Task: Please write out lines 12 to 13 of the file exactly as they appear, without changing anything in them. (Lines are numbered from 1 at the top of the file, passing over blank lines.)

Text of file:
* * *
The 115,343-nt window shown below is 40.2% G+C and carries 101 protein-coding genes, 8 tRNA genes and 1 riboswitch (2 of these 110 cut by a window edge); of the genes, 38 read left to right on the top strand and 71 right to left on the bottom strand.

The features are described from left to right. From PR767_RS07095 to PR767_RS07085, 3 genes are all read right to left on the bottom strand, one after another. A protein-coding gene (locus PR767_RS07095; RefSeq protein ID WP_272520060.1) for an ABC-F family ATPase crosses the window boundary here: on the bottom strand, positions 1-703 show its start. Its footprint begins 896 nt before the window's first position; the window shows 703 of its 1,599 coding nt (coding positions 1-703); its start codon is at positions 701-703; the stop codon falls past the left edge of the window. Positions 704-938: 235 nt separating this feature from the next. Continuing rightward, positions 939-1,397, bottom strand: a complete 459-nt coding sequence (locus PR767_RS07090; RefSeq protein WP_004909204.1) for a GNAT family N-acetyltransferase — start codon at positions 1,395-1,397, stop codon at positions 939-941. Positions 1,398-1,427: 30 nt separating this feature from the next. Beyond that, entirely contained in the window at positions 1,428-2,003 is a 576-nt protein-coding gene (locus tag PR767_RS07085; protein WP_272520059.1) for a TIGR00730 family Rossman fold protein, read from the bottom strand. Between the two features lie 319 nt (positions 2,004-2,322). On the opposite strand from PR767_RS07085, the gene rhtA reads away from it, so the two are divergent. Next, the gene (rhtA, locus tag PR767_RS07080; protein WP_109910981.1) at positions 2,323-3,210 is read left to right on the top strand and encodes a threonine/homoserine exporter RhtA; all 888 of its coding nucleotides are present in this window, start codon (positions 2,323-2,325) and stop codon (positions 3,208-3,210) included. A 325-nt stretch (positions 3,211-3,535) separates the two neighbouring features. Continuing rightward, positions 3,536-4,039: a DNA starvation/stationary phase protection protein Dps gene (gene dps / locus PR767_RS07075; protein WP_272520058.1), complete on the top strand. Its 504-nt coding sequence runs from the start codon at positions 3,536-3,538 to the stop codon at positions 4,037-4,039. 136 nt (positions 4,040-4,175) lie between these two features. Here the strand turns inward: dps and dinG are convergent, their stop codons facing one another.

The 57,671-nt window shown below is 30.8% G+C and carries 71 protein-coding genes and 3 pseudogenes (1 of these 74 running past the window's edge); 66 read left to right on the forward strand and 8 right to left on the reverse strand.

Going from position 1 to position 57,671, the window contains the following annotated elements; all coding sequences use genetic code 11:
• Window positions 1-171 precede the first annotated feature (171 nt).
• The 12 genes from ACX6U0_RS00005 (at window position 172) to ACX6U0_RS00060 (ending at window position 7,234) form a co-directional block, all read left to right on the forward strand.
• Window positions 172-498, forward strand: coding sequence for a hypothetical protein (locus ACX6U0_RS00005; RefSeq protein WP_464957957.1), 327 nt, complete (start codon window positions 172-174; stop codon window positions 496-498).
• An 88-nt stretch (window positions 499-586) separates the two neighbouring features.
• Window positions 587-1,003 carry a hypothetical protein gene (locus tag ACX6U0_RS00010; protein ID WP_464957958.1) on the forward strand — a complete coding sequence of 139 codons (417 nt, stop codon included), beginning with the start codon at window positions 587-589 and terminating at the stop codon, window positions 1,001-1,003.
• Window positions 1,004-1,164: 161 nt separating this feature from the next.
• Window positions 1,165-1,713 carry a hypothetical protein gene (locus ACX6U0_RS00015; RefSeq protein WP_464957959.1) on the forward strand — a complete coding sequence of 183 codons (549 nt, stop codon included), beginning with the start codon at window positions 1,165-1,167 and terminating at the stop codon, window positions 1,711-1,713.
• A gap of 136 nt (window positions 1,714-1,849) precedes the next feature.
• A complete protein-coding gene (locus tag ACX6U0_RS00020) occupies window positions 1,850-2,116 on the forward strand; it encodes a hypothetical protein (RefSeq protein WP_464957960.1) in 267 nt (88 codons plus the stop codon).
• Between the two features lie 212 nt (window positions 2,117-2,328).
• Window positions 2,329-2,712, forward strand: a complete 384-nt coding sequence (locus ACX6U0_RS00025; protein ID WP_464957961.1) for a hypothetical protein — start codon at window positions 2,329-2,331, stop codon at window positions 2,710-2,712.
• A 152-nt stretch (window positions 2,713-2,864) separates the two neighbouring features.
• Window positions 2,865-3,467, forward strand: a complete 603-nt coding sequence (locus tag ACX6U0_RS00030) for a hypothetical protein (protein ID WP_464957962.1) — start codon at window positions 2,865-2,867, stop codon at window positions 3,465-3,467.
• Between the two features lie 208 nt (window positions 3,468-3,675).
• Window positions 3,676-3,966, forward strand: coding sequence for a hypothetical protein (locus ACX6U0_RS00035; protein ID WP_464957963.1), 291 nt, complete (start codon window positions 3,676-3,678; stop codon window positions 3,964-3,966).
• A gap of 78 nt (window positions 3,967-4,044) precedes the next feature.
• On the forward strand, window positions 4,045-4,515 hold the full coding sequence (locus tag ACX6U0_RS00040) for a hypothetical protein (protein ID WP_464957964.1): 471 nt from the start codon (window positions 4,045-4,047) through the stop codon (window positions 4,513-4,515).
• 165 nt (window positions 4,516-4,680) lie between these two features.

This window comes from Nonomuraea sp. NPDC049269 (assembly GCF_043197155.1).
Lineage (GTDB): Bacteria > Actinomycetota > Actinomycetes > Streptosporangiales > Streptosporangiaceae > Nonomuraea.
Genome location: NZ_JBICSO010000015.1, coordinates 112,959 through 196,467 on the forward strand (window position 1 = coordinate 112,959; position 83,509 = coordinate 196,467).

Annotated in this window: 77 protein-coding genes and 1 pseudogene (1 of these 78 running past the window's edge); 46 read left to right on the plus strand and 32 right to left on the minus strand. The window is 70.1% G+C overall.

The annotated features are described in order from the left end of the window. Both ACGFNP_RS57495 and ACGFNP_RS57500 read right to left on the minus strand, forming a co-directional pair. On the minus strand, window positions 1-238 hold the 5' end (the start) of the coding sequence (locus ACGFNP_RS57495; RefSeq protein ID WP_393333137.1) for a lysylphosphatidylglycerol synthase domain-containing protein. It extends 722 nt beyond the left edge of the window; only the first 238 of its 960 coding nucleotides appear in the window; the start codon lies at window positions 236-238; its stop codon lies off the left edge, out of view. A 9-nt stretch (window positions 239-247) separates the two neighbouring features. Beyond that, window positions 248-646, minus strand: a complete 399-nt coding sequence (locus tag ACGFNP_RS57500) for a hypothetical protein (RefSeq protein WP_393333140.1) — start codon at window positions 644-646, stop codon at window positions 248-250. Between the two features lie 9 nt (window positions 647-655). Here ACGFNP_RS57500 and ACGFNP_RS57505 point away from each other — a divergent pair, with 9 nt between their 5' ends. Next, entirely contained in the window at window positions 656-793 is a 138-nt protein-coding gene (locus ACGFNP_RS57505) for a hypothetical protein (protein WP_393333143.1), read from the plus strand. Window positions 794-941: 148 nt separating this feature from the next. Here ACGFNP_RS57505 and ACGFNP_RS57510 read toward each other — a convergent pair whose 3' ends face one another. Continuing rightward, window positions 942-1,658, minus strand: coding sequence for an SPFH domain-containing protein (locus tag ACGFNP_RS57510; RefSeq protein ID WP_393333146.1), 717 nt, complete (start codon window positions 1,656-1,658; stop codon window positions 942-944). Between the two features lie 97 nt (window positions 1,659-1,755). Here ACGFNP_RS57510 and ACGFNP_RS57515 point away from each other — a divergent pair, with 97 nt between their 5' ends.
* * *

• A gap of 136 nt (window positions 1,714-1,849) precedes the next feature.
• A complete protein-coding gene (locus tag ACX6U0_RS00020) occupies window positions 1,850-2,116 on the forward strand; it encodes a hypothetical protein (RefSeq protein WP_464957960.1) in 267 nt (88 codons plus the stop codon).